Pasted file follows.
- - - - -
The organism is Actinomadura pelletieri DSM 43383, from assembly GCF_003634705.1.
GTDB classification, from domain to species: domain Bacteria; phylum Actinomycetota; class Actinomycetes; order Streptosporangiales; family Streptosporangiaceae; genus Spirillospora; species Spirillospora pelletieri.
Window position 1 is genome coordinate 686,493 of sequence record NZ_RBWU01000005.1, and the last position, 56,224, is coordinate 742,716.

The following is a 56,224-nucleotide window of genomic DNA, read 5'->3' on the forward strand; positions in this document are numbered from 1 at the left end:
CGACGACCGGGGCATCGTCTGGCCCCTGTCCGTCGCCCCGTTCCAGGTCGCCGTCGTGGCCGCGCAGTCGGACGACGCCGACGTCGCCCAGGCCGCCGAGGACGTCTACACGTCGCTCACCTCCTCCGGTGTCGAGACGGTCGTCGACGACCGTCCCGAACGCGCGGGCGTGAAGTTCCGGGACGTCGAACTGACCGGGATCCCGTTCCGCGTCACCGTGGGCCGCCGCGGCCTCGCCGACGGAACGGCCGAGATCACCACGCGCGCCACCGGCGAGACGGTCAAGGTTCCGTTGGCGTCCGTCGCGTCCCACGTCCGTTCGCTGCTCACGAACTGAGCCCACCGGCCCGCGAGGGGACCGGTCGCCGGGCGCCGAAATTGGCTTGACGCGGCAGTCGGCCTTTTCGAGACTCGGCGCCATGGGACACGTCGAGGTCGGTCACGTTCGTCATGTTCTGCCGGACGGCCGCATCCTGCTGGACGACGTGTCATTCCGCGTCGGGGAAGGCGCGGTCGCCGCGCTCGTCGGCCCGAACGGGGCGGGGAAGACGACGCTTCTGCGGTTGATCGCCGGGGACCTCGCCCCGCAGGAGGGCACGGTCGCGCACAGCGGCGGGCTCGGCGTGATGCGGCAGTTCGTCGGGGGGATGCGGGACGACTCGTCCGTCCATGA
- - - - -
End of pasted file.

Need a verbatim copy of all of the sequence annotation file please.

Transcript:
The organism is Actinomadura pelletieri DSM 43383, from assembly GCF_003634705.1.
GTDB classification, from domain to species: domain Bacteria; phylum Actinomycetota; class Actinomycetes; order Streptosporangiales; family Streptosporangiaceae; genus Spirillospora; species Spirillospora pelletieri.
Window position 1 is genome coordinate 686,493 of sequence record NZ_RBWU01000005.1, and the last position, 56,224, is coordinate 742,716.

The following is a 56,224-nucleotide window of genomic DNA, read 5'->3' on the forward strand; positions in this document are numbered from 1 at the left end:
CGACGACCGGGGCATCGTCTGGCCCCTGTCCGTCGCCCCGTTCCAGGTCGCCGTCGTGGCCGCGCAGTCGGACGACGCCGACGTCGCCCAGGCCGCCGAGGACGTCTACACGTCGCTCACCTCCTCCGGTGTCGAGACGGTCGTCGACGACCGTCCCGAACGCGCGGGCGTGAAGTTCCGGGACGTCGAACTGACCGGGATCCCGTTCCGCGTCACCGTGGGCCGCCGCGGCCTCGCCGACGGAACGGCCGAGATCACCACGCGCGCCACCGGCGAGACGGTCAAGGTTCCGTTGGCGTCCGTCGCGTCCCACGTCCGTTCGCTGCTCACGAACTGAGCCCACCGGCCCGCGAGGGGACCGGTCGCCGGGCGCCGAAATTGGCTTGACGCGGCAGTCGGCCTTTTCGAGACTCGGCGCCATGGGACACGTCGAGGTCGGTCACGTTCGTCATGTTCTGCCGGACGGCCGCATCCTGCTGGACGACGTGTCATTCCGCGTCGGGGAAGGCGCGGTCGCCGCGCTCGTCGGCCCGAACGGGGCGGGGAAGACGACGCTTCTGCGGTTGATCGCCGGGGACCTCGCCCCGCAGGAGGGCACGGTCGCGCACAGCGGCGGGCTCGGCGTGATGCGGCAGTTCGTCGGGGGGATGCGGGACGACTCGTCCGTCCATGA